and absolute control over the details of a text, where we might think of 
the marks on a page in a thoroughly positivist way. But behind that 
posture of positivism lies a series of assumptions about textual 
composition (writing), printing practice, contemporary theories of 
reading, the role of "art" in the society for which it was produced, and 
the historical transformations of reception since. In short, behind what 
appears to be a "scientific" practice is what Althusser would have 
called "a spontaneous philosophy."

A few initial examples might help to clarify some of these issues. Let 
us consider the case of "Innogen" the silent wife of the patriarch 
Leonato, whose name appears in two early scenes of _Much Ado About 
Nothing_ but who doesn't say a word, and who is not referred to 
subsequently in the play. Virtually all editors of this play have 
expunged this character from the text. The Arden 2 editor, A. R. 
Humphreys erased Innogen on the grounds that she was an unrealized idea 
that the dramatist failed to, or simply did not develop. This editorial 
gesture, it would appear, is designed to cleanse the text of the play of 
imperfections, so that the finished article is the play in its most 
pristine form with the editor acting as (in this case) a male midwife to 
the dramatist's momentarily faltering imagination. At this particular 
moment of composition Shakespeare's "imagination" was too fertile for 
its own good, and it requires the superior "authority" of the editor to 
bring this imagination to heel. Humphreys also normalizes speech 
prefixes, so that Dogberry is *always* "Dogberry": he is never "Andrew," 
or even more interestingly, "Will Kempe," even though these are the 
marks on the page in the 1600 quarto version of the text, and Humphreys 
emends the line at the end of act 5 that is there attributed to Leonato, 
to the Folio reading:

"Benedick: Peace I will stop your mouth."

Let me take "Innogen" first. The editorial assumption seems to be here 
that despite our perennial fulminations about the dramatic value of 
silence in performance, a play-text in print should only contain a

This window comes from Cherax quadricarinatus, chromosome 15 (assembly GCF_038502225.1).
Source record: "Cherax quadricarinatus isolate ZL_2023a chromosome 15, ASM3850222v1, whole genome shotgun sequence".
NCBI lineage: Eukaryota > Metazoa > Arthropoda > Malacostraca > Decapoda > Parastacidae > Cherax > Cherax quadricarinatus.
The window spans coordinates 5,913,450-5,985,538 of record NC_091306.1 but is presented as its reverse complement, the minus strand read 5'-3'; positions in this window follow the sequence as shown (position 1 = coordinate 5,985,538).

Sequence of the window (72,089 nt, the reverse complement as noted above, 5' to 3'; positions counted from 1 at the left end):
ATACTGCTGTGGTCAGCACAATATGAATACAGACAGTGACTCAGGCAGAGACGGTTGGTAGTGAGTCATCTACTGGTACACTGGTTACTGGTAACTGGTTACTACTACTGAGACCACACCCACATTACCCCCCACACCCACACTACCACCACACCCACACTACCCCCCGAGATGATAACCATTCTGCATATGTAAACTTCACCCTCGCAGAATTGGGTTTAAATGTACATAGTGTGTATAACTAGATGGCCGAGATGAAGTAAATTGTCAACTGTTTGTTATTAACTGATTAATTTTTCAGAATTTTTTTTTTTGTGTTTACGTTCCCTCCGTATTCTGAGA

record of those dramatic characters who actually speak. I have never 
seen a production of the play in which Innogen appears onstage, although 
given this particular play's commitment to various forms of gendered 
silence (in particular to the silence of Hero, and the patriarchally 
enforced silence of Beatrice at the end) Innogen would seem to occupy a 
position of no little importance. She is, in short, "the silent woman," 
a type that appears to have fascinated more than one dramatist (and 
indeed, audiences) during this period. The power of editorial tradition, 
however, is great; and, even in Claire McEachern's Arden 3 edition of 
the play, "Innogen" is "retired" gracefully from the fray. This example 
raises some questions: (i) what is the status of the 1600 text of the 
play? Where did it originate: in the theatre, or in the writer's "foul 
papers"? (ii) What therefore was the status of the hypothetical 
manuscript from which the compositor(s) set the play? (iii) If the 
manuscript was "foul papers," then what was Shakespeare's *intention* in 
writing the name "Innogen" at the head of opening scenes of the play? 
(iv) Who was the actual *agent* of the inscription? This is not an 
exhaustive list, but unless we explore it then the *meaning* of the name 
"Innogen" remains obscure. The solution, of course, is not to eliminate 
"Innogen" altogether.

The case of Dogberry is no less fascinating and has a very direct 
bearing on questions of agency and intention. In act 4 scene 2 of _Much 
Ado_, one of the lines attributed to Dogberry contains the speech-prefix 
"Andrew" (4.2.4), and another "Kemp" (4.2.10), and another attributed to